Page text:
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View Diary: Will Calhounism doom DOMA? And is that a bad thing? (103 comments)

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  •  As usual, I'm confused (2+ / 0-)
    Recommended by:
    Armando, Eric Nelson

    Is the federalism argument in THIS case limited to the assertion that DOMA oversteps federal authority in defining what marriage is and isn't and that it's up to the states to do that, or does it also assert that in this particular area of the law, states also do not have the right to restrict marriage to just straight people, per the equal protection clause of the 14th?

    I'm guessing the former, given that the 1st case that had to do with Prop 8 did not seem as likely to be struck down as was DOMA in the 2nd case.

    "Liberty without virtue would be no blessing to us" - Benjamin Rush, 1777

    by kovie on Sun Apr 07, 2013 at 05:47:32 PM PDT

    •  Federalism and the 14th (2+ / 0-)
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      ER Doc, Eric Nelson

      Never heard that one before.

      I think they are distinct arguments.

      The EPC applies whether the feds have acted in an area or not.

      Interestingly, Verilli spend a bit of time arguing that the federalism position in this case weakens the federal gov't interest here. not sure what he meant by that. It was rather confusing.

      I'd have to review it.

      •  I thought they were distinct too (0+ / 0-)

        Kind of the whole idea behind federalism, thought--this is your domain, this is my domain, sometimes we have to meet at the fence to resolve things or do a handoff, but generally we keep to our side and mine our own business.

        So DOMA was not the fed's call to make per the 10th, but neither was Prop 8 and such, per the 14th, with SCOTUS standing on the fence, adjudicating both.

        We would hope. What states' rights trolls (i.e. Calhounists, although really Jeffersonians) don't realize or acknowledge is that the 10th (i.e. federalism) doesn't give states the right to override the constitution.

        If Escher was a lawyer, he'd understand conservative legal theory perfectly.

        "Liberty without virtue would be no blessing to us" - Benjamin Rush, 1777

        by kovie on Sun Apr 07, 2013 at 06:03:43 PM PDT

        [ Parent ]

        •  The only relation in that (1+ / 0-)
          Recommended by:
          Eric Nelson

          Is that 14th applied the Bill of Rights (through selective incorporation over time) to the states and was an expansion of federal authority. Section 1 of the 14th defines limits on state powers to violate due process and this new right of the people to be free from unequal protection of the laws. Section 5, an often overlooked portion of the 14th Amendment, gives Congress the power, by appropriate legislation, to enforce the amendment. The Court has ruled that Congress' authority under section 5 however is one way. It cannot be used to restrict or abrogate the protections of the 14th Amendment, which is why they based DOMA on the Full Faith and Credit Clause. An attempt to justify it under section 5 would have run afoul of the 14th just as the Title IX Education Amendments of 1972 did in Mississippi University for Women v Hogan.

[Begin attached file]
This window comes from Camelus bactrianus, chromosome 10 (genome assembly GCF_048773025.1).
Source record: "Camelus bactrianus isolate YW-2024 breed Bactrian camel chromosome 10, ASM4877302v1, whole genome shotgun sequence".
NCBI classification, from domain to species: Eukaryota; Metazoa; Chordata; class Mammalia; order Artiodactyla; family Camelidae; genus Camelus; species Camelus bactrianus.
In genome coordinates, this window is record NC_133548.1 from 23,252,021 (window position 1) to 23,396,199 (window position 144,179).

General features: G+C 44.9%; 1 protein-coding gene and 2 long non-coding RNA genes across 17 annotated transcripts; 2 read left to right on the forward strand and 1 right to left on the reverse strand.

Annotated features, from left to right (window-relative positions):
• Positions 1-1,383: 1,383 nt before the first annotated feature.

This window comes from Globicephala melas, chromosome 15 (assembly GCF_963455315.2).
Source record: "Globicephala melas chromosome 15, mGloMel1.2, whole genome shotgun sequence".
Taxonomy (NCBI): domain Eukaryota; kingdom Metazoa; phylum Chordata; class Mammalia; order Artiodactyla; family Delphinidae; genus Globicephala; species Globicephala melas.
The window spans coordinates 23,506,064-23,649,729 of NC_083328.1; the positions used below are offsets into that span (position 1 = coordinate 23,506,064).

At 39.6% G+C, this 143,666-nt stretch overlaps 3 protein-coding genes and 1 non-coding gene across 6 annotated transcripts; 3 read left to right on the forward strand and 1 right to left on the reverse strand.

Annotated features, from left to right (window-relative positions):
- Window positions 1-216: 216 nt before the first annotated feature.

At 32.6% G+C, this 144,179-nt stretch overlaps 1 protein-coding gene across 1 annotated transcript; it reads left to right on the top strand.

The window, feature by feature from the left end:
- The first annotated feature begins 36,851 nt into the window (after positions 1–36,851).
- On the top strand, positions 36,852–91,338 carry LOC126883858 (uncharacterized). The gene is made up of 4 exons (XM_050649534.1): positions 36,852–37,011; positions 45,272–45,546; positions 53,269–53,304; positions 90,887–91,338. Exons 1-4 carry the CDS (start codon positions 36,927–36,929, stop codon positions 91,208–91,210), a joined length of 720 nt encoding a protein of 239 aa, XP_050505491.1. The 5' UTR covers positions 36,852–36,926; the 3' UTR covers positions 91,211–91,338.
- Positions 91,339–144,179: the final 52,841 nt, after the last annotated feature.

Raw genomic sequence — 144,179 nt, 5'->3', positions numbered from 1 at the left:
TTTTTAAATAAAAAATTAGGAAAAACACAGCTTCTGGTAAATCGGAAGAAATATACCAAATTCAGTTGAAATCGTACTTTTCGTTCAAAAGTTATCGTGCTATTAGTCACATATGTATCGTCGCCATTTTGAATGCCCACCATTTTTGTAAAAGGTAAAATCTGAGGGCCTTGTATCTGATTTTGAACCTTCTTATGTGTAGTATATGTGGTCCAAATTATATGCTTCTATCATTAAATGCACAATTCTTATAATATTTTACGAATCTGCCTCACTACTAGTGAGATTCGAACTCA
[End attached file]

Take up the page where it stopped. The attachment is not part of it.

"Lesbian and gay people are a permanent part of the American workforce, who currently have no protection from the arbitrary abuse of their rights on the job." --Coretta Scott King

          by craigkg on Sun Apr 07, 2013 at 07:22:33 PM PDT

          [ Parent ]

      •  Verilli was in a tough spot (5+ / 0-)
        Recommended by:
        Samer, Eric Nelson, LuvSet, thetadelta, Adam B

        on the Federalism question.

        On the one hand, it presents a clear path to a win for the side that he was representing... that DOMA Section III is unconstitutional and should be discarded.

        On the other hand, it relies on a principle with which his client, (President Obama,) and likely he himself, (being a liberal legal academic,) violently disagrees... the idea that there are limitations on the power of the Federal government beyond the explicit prohibitions of the Bill of Rights.

        "Enumerated powers" isn't really in their dictionary.

        Professor Somin's full position, at least based on what I've been reading at Volokh, is that Congress has no power to make laws regarding marriage or other interpersonal relationships AND that, while States do have that power, they cannot exercise it to limit marriage to opposite sex couples without falling foul of Equal Protection. The Amicus brief did not address the Equal Protection argument, for two reasons. First, it had been extensively briefed by others, and second, if DOMA was beyond Congress' authority to legislate in the first place, any question of Equal Protection is moot, as they were never allowed to make the law at all.


        "It is better to die on your feet than to live on your knees." -- Emiliano Zapata Salazar
        "Dissent is patriotic. Blind obedience is treason." --me

        by Leftie Gunner on Sun Apr 07, 2013 at 07:56:25 PM PDT

        [ Parent ]

    •  The amici raising this federalism argument ... (0+ / 0-)

      ... haven't pressed the second part of the argument.

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